Why is it that the Christian life is such an adventure? What has your experience been, following hard after God, as best you know?

In my life, I repeatedly find myself in dilemmas that are completely beyond my ability.  This was far less common before I surrendered my life to Christ.  Now, it seems, the adventurous life beacons everywhere.  It seems that God wants me in water just over my head—where I get to trust him as a way of life.  Something inside urges me to sprint into the center of my untidy life and to look for God there, as my provision.

For example…

As a consultant, while traveling to meet the board, elders, and staff of a conflicted church, I discover I’ve been completely misinformed about the severity of the situation into which I’m about to step.  All that I’ve prepared for three days of meetings must be scrapped, and there’s no time to adequately develop a new plan.  I go anyway…

While leading a Bible study, I’m summoned to the phone and learn my son has been in jail for two days, out of state, and unable to reach me.  I book a flight to leave the next morning…

Delivering groceries to the needy, I learn that a woman with whom we’d prayed has been cured of a severe infection.  She insists that I go to see her friend.  On the way, I learn that her friend is dying of brain cancer.  We go anyway. I lay my hands on the woman’s head and pray for her healing…

Driving from church to a Father’s day celebration, traffic is inching past police cars and a fire engine positioned to block the view of drivers when there’s a particularly gruesome accident.  Glancing to my right I see the wreckage of a blue Mustang convertible…

It is the car my daughter and son were driving— the car has flipped onto the hood, windshield flattened.  There is no room for any human to have survived. Driver and passenger must have been thrown from the car … or decapitated.

There can be no other explanation.

Crying out to God, I jerk my car to the curb and sprint toward the shattered remains of Lauren’s car…

I’m shocked to learn that a massive sum of money is missing from a capital campaign.  The only person with access to the funds is a nationally-respected executive with whom I’m scheduled to meet in the next few minutes.  If the conversation doesn’t go well, it could undermine my career.  I go and raise the concern, head-on…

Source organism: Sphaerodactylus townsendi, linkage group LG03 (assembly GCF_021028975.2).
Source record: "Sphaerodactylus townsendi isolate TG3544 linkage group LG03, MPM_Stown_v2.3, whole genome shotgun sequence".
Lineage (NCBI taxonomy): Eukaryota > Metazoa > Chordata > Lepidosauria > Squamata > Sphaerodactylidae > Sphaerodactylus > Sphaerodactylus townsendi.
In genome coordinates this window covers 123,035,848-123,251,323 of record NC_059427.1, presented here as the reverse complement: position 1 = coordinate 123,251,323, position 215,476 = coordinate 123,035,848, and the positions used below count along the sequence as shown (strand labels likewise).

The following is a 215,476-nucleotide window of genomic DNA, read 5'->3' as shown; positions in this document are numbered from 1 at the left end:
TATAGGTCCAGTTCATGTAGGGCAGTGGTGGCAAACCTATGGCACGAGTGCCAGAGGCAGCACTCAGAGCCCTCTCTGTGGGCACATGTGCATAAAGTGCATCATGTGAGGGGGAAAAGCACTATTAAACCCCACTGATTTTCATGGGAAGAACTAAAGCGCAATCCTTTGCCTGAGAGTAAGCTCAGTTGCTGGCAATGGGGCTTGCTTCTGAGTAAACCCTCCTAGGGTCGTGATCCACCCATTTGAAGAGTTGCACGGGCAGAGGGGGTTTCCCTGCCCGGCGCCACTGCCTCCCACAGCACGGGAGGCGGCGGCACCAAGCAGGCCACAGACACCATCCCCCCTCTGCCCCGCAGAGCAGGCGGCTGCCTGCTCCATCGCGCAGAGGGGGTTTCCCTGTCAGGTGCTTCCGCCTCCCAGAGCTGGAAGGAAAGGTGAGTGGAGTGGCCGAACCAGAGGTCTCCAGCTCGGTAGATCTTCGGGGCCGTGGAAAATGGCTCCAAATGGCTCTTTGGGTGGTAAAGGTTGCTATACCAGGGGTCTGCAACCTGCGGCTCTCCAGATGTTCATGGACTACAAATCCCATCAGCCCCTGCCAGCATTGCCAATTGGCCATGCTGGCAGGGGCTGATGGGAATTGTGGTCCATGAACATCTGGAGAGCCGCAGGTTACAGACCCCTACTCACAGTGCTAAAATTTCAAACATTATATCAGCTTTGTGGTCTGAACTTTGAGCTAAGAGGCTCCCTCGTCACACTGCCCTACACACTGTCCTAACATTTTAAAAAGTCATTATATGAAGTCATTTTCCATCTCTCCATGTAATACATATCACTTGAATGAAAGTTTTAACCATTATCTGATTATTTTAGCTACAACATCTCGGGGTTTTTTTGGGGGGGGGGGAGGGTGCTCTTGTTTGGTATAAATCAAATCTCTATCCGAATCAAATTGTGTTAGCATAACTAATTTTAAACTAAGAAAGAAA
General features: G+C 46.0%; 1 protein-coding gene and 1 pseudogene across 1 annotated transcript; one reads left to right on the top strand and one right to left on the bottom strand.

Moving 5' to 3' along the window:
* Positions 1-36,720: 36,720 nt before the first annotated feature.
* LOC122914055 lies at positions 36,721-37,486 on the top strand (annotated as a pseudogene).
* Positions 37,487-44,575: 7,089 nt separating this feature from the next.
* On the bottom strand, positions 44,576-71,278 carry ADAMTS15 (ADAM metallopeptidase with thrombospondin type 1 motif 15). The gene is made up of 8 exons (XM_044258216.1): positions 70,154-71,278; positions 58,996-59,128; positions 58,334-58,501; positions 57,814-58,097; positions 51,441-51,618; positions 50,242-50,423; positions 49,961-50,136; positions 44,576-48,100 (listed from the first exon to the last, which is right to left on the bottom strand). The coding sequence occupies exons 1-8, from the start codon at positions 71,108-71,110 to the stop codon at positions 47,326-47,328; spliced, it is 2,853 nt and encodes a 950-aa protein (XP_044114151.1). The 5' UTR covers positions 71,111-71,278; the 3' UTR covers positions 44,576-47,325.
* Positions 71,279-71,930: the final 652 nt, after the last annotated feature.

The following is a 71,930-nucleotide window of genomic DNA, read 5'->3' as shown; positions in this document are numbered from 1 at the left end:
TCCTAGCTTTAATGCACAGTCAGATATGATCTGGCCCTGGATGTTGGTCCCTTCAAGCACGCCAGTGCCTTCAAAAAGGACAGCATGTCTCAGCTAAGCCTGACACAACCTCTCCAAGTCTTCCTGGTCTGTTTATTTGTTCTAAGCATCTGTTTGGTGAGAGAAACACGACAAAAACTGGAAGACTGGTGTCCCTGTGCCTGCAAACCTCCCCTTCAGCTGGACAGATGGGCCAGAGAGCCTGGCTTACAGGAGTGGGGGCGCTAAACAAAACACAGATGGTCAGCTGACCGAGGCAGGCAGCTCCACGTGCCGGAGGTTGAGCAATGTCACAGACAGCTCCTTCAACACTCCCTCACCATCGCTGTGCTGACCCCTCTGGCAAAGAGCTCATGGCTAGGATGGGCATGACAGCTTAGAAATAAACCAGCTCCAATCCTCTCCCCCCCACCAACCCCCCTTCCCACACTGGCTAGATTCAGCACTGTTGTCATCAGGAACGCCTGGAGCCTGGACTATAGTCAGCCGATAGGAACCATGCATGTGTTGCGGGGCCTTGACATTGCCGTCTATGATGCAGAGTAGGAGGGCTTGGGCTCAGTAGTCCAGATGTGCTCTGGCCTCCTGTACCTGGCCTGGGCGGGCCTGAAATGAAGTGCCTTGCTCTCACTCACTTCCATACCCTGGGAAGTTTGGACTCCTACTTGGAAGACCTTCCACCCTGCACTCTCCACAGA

While praying, I’m impressed by God (I think) to “deliver a message” to our Mayor.  For the next several days, I endeavor to dismiss the thought as a ridiculous concoction of my overactive imagination.  The longer I struggle, the stronger the conviction that I’m to make an appointment, sit down with the Mayor, and ask him a very specific question.  I make the appointment, meet with the Mayor, and ask the question…

Paul says he pressed on to take hold of that for which Christ Jesus took hold of him. [Phil 3:12]  This “pressing on” suggests an ardor so intense, a struggle so severe, an exertion so demanding as to have required his all. I wonder if our pursuit of Christ’s calling to change our world would blanche in comparison to that of Paul.

Writing to the Church at Ephesus, about the ferocity of the spiritual struggle that is the Christian life, Paul elsewhere writes: “…and after you have done everything, to stand. Stand…” [Eph 6:13b-14a]  I understand this to mean: “after you’ve given everything in you to stand, keep standing!”

A friend who, for more than a decade, has championed me to live a life of bold, decisive action, says it this way: Throw yourself into the middle of the room, and see what God does with it!

To fully participate in the life God has given us, knowing that in ourselves we’re not enough, is to apprehend the adventurous life.

See you there!

Leadership Courage Series #21:

Leadership in Culture of Cowardice (part twelve)